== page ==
On the reason for tees being the hero of their label, Rajbhandari had this to say, “Tshirts are popular as they are stylish, comfortable and accessible, all the while retaining the ability to reflect the wearer’s personality and attitude. On top of that, as a designer I feel that they can serve as a good canvass for my art.” 

No wonder then that 108 has found its niche market among cool urbanites who have an affinity with Nepal.

Possibly the gist of this homegrown brand to t-shirts could also be put down to its “local” aspect. From inception to actual completion, all the steps, all the materials, all the processes that go into manufacturing this t-shirt line is local. 

Surprisingly the quartet claim that the standard lack of infrastructures, political disturbances, financial conservatism etc. that make entrepreneurship in Nepal challenging were only minor hurdles compared to the big one – societal attitudes. The most belaboring and frustrating challenges they confess were caused by the lack of professionalism, ethically shaky business practices, insufficient commitment to quality assurance and faltering work ethic. These were and are their daily battlegrounds.

Therefore the group of entrepreneurs at 108 makes a conscious effort to move away from these kinds of practices. The motivation for them is to become the brand that ensures professionalism, constant vigilance, product development, quality control and good customer service; one that is synonymous with change.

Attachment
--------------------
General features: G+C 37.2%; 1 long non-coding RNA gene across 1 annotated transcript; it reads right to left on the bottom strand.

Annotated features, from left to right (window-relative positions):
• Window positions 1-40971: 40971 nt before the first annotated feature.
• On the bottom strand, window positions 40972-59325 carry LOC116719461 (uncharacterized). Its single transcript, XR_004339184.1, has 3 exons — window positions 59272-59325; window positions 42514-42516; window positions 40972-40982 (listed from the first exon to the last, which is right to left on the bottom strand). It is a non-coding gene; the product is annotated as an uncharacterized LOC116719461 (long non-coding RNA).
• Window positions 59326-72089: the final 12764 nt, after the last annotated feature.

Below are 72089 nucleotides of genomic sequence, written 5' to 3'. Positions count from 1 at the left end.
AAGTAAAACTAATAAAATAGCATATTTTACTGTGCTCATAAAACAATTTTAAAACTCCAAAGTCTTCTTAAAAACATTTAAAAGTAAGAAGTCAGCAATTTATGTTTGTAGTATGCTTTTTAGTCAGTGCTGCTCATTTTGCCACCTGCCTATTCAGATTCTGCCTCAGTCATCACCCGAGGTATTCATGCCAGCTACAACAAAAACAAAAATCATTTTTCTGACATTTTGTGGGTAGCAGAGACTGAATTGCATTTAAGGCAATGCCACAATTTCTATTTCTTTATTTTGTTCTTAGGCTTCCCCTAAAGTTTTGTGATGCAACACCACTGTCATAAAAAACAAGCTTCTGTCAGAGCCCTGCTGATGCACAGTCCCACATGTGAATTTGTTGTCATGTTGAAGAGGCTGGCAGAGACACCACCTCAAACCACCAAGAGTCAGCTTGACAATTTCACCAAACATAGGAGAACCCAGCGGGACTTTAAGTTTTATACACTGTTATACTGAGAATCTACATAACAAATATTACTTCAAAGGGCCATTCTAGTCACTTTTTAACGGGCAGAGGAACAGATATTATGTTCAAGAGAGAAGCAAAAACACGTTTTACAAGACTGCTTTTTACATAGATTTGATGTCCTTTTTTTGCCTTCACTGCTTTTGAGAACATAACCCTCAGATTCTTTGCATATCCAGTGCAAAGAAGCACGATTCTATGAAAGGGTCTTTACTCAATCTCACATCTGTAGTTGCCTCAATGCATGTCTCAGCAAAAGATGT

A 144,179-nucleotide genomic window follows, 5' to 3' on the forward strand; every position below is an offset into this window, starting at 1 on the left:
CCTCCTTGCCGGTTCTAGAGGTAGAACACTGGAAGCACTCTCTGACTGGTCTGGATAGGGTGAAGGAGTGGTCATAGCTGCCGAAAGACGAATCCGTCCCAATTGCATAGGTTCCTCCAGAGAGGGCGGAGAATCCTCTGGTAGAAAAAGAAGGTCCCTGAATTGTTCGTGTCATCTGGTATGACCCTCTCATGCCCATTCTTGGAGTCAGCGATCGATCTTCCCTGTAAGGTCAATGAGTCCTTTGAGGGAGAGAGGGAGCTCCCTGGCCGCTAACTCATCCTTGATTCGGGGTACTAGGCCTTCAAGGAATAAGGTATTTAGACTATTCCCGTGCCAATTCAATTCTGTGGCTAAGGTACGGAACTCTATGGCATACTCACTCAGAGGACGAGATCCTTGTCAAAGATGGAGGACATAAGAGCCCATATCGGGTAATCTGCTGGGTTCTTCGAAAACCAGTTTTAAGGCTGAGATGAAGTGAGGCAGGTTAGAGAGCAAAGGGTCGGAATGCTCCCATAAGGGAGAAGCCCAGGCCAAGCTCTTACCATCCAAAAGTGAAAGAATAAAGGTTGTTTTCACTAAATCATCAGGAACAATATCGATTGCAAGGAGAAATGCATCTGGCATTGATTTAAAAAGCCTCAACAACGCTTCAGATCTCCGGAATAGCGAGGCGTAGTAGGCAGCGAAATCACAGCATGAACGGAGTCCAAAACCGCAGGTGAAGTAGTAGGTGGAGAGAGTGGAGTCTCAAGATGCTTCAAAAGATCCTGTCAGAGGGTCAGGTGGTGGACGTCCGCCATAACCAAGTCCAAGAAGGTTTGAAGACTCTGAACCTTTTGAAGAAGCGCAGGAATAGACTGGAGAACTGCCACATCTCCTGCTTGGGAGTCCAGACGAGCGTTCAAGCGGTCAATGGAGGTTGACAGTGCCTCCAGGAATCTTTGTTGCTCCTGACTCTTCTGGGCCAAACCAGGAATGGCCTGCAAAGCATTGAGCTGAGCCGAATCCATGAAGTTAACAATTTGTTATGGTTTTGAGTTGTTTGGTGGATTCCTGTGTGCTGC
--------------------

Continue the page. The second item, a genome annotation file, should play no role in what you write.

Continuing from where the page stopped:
It is perhaps this refreshing attitude that has earned EKsayeath loyal customers here and around the world. Not to mention helped them land corporate clients like Thompson Nepal, Kantipur Publication, and ODC Entertainment, to name a few. They create customized tees and polo shirts for branding purposes and limited edition promotional tees for specific events. Like for Kanchan Burathoki’s Ukus-Mukus art exhibition. Read our story on Ms. Burathoki here:


Not bad for a company less than a year old, especially one that mainly sustains on word of mouth generated business.

The wish-list of the company today has exactly two entries.

First, an independent retail outlet, and second, its own manufacturing plant. These two goals and a stronger presence on the international market is what the foursome of 108 is toiling towards.

It is very important that we support local brands and local industries. Nepali brands do have the capability to compete in the international market. The resources are waiting to be tapped: all we lack is the support,” concludes Vaidya passionately.

Rajbhandari concurs, “We need to take interest in our own homegrown brands. Give the custom to our local businesses and help the country by supporting Nepali brands.”




Image Source: EkSayeAth

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Categorised in: Liefstyle

One comment on “Made in Nepal – The EkSayeAth Story

  1. Chanda says:

    Amazing <3